What Makes a Person an Alcoholic?
What makes a person an alcoholic?
Alcoholics are born rather than made. There is a defect in the mood centres of the brain so that the alcoholic feels low for no reason. This is relieved by using alcohol. In this way ‘alcoholism’ is a bad term. It names the illness after one of its potential ‘treatments’, like calling a sore throat ‘Penicillinism’. But alcohol is a very bad treatment because it has so many damaging side-effects.
Cultural and environmental influences have some significance but they are not the precise cause. Even so, they need to be taken into consideration and countered if possible if they are a bad influence.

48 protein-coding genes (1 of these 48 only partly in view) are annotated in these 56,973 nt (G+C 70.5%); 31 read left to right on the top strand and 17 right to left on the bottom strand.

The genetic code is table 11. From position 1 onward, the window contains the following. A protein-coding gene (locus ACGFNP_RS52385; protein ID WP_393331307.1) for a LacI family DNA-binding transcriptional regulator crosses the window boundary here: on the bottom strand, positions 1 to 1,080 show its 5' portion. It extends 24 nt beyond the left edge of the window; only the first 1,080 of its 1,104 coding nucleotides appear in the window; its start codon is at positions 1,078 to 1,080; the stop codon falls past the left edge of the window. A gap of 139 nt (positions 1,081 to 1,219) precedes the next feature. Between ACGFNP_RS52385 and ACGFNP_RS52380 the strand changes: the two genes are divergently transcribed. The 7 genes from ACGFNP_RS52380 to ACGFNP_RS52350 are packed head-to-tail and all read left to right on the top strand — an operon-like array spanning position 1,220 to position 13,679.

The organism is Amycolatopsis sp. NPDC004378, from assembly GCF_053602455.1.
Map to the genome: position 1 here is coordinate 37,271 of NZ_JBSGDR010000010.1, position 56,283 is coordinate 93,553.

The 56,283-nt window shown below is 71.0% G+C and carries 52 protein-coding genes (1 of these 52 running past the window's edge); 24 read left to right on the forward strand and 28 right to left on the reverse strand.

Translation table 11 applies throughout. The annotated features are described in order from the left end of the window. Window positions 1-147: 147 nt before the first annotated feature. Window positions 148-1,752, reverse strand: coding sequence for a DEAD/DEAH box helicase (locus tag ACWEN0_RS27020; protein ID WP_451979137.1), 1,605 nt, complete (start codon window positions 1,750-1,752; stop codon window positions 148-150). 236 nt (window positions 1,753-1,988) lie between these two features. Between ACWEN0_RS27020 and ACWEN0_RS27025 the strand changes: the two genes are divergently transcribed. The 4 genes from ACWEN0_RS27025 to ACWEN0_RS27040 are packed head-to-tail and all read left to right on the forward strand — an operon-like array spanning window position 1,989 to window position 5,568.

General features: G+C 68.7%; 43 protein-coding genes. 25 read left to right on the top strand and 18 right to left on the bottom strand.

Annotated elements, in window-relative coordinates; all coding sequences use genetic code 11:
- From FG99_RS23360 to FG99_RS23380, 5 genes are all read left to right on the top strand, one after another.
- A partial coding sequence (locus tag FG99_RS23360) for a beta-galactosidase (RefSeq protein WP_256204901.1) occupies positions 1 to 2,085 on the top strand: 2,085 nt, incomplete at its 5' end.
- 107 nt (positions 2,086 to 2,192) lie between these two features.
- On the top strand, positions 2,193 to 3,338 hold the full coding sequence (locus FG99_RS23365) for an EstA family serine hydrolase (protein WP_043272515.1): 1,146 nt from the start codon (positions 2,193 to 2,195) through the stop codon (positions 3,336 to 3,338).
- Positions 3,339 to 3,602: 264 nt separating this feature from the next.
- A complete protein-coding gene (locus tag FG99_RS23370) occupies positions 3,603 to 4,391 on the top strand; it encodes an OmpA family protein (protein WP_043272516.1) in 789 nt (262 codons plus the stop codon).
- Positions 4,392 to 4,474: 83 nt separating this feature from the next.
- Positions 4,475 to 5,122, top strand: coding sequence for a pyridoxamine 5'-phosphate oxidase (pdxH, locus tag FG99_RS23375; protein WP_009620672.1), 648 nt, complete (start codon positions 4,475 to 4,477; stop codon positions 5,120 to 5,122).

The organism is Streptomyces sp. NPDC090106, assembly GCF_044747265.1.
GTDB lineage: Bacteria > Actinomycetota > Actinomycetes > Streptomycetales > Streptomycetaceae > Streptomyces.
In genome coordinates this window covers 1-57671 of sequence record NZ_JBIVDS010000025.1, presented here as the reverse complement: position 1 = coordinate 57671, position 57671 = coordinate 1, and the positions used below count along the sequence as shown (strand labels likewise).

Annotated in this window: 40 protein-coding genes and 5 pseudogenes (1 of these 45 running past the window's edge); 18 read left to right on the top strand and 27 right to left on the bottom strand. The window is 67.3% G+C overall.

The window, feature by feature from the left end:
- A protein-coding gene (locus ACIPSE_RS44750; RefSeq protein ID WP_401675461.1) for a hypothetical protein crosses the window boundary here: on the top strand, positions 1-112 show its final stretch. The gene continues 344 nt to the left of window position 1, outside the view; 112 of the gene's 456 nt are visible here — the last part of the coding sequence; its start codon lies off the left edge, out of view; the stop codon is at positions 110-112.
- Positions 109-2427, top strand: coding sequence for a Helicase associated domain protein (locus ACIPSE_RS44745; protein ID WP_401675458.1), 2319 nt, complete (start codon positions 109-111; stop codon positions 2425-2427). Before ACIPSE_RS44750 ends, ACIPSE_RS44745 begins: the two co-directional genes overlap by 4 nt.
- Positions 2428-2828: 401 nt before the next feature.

The appropriate diagnosis is ‘neuro-transmission disease’, indicating the nature of the problem in the brain.
The appropriate treatment is to use the mood-altering process of reaching out to other alcoholics on an anonymous basis continuingly one day at a time. Medicinal or other behavioural treatments merely lead to another addiction.
Even total abstainers can cause just as many problems as alcoholics if they pick up drugs or gambling. They need to put their entire addictive tendency into hibernation (it never goes away), rather than give up one or two addictive substances or processes and declare oneself to have cracked the problem.